pens for which an alert had been recently issued, and the
other a crib which has been under recall since 1977. the
U.S. Consumer Product Safety Commission issued an
urgent appeal for consumers to heed product safety recalls
and warnings.
On May 4. the Commission learned of the death of a 6
month old baby boy in the Southwest United States in a
mesh sided playpen. On May 10, CPSC learned of a simi-
lar accident. The infants apparently rolled into the mesh
pocket formed when one side of the playpen was not in a
fully raised position. In March. 1983, the Commission had
issued a nationwide alert to consumers that drop side
mesh playpens and portable mesh cribs, used with a side
left down. can pose a severe safety hazard to infants. The
Commission is now aware of 4 deaths involving mesh-
sided playpens and 6 deaths and 2 non-fatal accidents
involving mesh-sided cribs since 1973. Seven of the inci-
dents involved children 6 weeks old or less who were left
in the playpen or crib with one of the two drop sides in the
down position. After falling off the end of the mattress
pad. the infant's head or chest was compressed between
the floor board and the mesh side so the child was unable
to continue breathing.
The Commission has urged the manufacturers of mesh-
sided playpens and portable mesh cribs to conduct a
nationwide campaign to warn parents of the hazard in
order to avoid additional tragedies from occurring.
In several related incidents, despite extensive efforts by
Bassett Furniture Industries, Inc., to recall its Candlelite
and Mandalay style cribs, a Kansas City, Missouri, area
infant was strangled in January, 1983, when he allegedly
became entrapped in the decorative headboard of a
Candlelite model crib.
The ongoing crib recall was initiated by Bassett Furniture
Industries. Inc.. of Bassett, Virginia in 1977. To date, the
cost of the recall is estimated to be one million dollars.
Although only about 7.400 cribs were sold, the occurrence
of seven infant deaths moved the company to under :ke a
notification program that included direct mailings to new
parents, warning posters in doctors' waiting rooms paid
magazine ads. and a finder's fee for located uncorrected
cribs. More than 4.500 of the affected cribs have been
modified. Owners of the Candelite style (Pine Finish,
Model #5127. Maple Finish. Model #5208) and Mandalay
style (Yellow Finish. Model #5126 or 5621, White Finish,
Model #5225) who have not yet modified their crib are
urged to contact Bassett at 703 629-7511, extension
340, for a free modification kit. Affected model numbers
can be found on the white manufacturer's sticker placed
on the inside of the headboard, below mattress level.
Urging consumers to respond to product recalls and
warnings has become of major concern to the Commission
because of several other tragic incidents which have oc-
curred after- notification was made to the public.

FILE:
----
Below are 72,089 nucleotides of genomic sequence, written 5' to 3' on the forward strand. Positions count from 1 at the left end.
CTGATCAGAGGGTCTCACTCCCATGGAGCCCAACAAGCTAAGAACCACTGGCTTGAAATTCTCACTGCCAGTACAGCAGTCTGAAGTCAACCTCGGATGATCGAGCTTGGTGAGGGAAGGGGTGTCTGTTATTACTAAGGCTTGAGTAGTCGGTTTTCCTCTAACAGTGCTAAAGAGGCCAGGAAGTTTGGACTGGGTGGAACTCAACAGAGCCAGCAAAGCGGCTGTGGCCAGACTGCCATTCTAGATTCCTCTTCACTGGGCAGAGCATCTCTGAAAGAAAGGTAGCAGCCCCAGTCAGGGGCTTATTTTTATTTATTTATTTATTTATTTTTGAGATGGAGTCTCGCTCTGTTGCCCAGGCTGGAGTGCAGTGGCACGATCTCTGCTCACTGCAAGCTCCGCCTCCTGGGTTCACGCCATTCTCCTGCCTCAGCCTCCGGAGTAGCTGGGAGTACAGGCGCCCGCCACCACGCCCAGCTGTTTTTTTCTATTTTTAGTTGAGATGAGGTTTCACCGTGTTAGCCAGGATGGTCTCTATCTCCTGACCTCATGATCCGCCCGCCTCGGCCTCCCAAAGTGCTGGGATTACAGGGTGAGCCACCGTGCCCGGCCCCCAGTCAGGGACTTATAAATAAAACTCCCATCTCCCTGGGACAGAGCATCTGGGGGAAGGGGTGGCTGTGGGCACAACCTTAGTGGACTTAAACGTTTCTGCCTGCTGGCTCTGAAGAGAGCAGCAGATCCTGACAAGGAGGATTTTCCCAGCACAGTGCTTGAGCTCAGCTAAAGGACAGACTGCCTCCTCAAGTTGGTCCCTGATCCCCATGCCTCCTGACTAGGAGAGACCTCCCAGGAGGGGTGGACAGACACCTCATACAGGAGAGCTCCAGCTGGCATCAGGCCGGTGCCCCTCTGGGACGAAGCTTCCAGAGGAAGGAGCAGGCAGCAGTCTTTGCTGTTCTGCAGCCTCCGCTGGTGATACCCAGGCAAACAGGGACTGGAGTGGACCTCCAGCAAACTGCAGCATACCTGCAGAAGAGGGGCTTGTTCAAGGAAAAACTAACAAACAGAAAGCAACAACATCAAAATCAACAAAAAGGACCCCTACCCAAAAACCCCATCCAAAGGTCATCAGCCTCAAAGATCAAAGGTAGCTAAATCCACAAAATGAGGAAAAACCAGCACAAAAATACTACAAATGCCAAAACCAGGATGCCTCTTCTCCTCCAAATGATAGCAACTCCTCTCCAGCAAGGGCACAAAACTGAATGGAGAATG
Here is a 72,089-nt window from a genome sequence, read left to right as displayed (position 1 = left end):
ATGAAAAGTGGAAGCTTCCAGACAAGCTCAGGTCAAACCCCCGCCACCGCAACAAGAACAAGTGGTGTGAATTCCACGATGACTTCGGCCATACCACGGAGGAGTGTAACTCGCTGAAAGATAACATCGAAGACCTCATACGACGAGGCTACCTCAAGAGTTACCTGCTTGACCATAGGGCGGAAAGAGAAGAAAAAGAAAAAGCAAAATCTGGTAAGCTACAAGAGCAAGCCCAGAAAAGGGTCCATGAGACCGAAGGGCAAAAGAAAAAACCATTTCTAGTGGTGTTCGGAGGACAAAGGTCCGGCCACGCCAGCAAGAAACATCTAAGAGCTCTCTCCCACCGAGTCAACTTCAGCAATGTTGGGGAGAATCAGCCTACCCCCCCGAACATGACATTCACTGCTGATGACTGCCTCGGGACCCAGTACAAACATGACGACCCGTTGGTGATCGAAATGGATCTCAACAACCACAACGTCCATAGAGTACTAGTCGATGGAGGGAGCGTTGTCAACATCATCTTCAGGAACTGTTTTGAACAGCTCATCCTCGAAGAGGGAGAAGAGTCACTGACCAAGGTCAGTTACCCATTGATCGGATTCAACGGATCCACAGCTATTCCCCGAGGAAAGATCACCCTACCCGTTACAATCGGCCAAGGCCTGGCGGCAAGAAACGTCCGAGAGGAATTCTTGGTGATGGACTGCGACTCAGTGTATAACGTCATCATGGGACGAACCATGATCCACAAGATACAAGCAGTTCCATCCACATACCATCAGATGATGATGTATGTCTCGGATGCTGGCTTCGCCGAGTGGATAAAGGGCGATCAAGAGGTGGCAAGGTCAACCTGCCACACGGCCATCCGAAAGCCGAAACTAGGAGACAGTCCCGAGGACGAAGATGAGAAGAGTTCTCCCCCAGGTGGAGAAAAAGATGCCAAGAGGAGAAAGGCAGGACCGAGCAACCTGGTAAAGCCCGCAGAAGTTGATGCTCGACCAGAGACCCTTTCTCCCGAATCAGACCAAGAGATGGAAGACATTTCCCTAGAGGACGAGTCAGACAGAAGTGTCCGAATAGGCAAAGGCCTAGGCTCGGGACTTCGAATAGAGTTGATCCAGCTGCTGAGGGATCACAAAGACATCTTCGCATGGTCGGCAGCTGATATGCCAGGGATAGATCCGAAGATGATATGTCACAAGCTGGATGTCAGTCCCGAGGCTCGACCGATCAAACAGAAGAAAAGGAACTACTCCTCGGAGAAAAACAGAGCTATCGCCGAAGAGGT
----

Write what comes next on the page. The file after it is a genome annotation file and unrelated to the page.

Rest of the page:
(continued on page 21






Reagan Strikes Again

for Secrecy and Surveillance

Vast New Government Censorship System
The Reagan Administration is pursuing all possible routes to
a more secretive government. Last year. Congress stood firm
against Administration efforts to gut the Freedom of Infor-
mation Act. But secrecy by executive order is more difficult to
fight. On March 11. with the simple stroke of a pen, President
Reagan established a vast government censorship system by
issuing an Executive Order on Protecting National Security
Information which will require all government officials with
access to "sensitive" information to sign lifetime secrecy agree-
ments as a condition of employment. Officials will be obligated
to submit any writing for pre-publication clearance so that the
government can excise any information it believes is classified.
Secrecy agreements have previously applied only to CIA
and other intelligence agency employees. Now they will also be
required of top White House. State, Defense and other officials.
Speeches, articles, books, memos and other writing will have to
be submitted not only while the officials are in the government.
but afte they have left as well. If this system had been in place
last yec Henry Kissinger would have had to get clearance
from th. Reagan Administration before publishing his memoirs
and various critiques of current or past policies. The net effect
of the di activee is a vast system of prior restraint on publication.
As a further step to stem "leaks," the order also requires
anyone with access to classified information to submit to lie
detector tests, whether or not they are reasonably suspected of
disclosing classified information. Refusing to take the test, even
though it is highly unreliable, may be considered evidence
against the employee.

New FBI Domestic Security Guidelines
On March 7, the Justice Department and FBI issued new
FBI Domestic Security Guidelines to replace the "Levi
Guidelines" promulgated by the Ford Administration in 1976.
The Justice Department claims there will be no significant
change in FBI authority or practice in domestic security cases.
However, the Guidelines on their face don't bear this out. First
Amendment rights of speech and association would be targeted
in a variety of ways, including the following:
* The FBI would be authorized to open a full scale investigation
on a person or group based solely on whether they "advocate
criminal activity." With such broad language, the FBI could
slide back into the business of monitoring those who merely
engage in lieated debate u a)aL ti- unpopular idals.
* The FBI could use informants to infiltrate groups in "in-
quiries" based only on unsubstantiated allegations or infor-
mation that does not amount to a "reasonable suspicion" of a
crime.